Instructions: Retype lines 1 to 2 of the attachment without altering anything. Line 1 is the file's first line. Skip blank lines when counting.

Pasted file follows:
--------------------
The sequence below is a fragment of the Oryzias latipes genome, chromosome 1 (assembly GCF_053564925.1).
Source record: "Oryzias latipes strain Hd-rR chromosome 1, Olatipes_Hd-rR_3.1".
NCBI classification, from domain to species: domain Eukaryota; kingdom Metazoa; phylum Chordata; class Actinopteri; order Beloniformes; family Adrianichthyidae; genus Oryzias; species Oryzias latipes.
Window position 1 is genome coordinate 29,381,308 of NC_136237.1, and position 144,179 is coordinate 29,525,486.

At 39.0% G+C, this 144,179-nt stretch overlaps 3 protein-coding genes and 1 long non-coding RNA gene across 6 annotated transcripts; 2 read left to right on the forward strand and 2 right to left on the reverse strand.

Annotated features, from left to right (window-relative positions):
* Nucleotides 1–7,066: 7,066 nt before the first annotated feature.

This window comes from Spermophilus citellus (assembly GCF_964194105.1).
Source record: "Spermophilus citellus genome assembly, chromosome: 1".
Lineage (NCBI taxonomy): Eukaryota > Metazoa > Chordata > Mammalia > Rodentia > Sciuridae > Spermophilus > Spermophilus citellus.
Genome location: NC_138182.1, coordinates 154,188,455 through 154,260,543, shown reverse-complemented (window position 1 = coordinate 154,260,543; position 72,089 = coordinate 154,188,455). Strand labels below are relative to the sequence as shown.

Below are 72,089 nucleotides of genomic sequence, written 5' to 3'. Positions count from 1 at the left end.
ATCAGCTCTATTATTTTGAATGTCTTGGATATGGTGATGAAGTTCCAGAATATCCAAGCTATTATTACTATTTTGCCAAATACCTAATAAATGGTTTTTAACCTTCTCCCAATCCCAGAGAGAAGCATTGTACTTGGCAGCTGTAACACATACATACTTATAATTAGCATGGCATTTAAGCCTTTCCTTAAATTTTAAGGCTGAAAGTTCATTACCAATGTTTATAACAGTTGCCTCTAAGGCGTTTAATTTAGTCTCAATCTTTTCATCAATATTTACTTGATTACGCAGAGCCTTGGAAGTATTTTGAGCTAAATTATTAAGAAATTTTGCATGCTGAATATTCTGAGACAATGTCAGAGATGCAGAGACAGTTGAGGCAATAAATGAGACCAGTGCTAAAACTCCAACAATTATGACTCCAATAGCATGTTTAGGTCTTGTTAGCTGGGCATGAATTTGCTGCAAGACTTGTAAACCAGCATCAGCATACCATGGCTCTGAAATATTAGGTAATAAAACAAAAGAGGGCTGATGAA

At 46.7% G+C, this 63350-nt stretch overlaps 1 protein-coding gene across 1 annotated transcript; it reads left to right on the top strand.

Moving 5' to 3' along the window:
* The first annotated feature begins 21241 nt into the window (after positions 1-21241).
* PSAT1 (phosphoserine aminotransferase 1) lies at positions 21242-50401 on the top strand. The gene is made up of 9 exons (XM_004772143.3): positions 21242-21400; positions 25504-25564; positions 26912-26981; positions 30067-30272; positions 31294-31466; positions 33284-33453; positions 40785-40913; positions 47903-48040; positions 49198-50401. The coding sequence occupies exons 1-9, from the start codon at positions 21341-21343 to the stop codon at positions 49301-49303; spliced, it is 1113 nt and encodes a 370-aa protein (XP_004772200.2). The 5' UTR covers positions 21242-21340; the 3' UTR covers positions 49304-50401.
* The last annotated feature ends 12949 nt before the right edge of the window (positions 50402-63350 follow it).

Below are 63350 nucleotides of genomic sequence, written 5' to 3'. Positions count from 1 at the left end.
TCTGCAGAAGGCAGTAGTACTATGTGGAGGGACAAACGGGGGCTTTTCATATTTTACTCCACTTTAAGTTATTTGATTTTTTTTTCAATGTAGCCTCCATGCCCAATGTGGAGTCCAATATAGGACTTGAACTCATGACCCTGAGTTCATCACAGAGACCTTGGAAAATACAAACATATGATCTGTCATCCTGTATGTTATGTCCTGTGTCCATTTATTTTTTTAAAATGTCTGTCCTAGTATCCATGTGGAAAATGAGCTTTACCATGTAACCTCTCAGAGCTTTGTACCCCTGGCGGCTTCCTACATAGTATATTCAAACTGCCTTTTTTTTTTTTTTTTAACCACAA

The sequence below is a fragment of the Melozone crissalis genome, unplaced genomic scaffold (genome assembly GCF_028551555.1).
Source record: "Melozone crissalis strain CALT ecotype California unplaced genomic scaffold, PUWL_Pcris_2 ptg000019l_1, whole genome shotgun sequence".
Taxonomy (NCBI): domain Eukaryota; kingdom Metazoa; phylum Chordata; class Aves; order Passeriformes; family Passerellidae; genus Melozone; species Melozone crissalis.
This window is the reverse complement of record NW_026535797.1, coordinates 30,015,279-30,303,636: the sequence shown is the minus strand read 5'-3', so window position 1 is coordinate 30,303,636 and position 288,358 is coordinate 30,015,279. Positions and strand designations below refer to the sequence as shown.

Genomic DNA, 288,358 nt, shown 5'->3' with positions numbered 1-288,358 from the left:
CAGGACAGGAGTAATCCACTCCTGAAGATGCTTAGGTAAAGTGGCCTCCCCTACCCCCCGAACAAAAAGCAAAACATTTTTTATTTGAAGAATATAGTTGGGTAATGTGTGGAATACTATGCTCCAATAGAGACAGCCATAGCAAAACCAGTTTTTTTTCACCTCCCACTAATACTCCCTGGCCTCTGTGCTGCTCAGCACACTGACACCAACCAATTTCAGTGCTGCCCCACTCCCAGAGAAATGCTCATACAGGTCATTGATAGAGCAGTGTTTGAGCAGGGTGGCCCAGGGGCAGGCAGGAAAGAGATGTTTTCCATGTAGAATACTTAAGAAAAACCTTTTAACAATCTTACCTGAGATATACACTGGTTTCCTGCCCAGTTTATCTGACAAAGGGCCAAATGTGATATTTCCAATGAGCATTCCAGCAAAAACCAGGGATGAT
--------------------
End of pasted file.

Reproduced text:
The sequence below is a fragment of the Oryzias latipes genome, chromosome 1 (assembly GCF_053564925.1).
Source record: "Oryzias latipes strain Hd-rR chromosome 1, Olatipes_Hd-rR_3.1".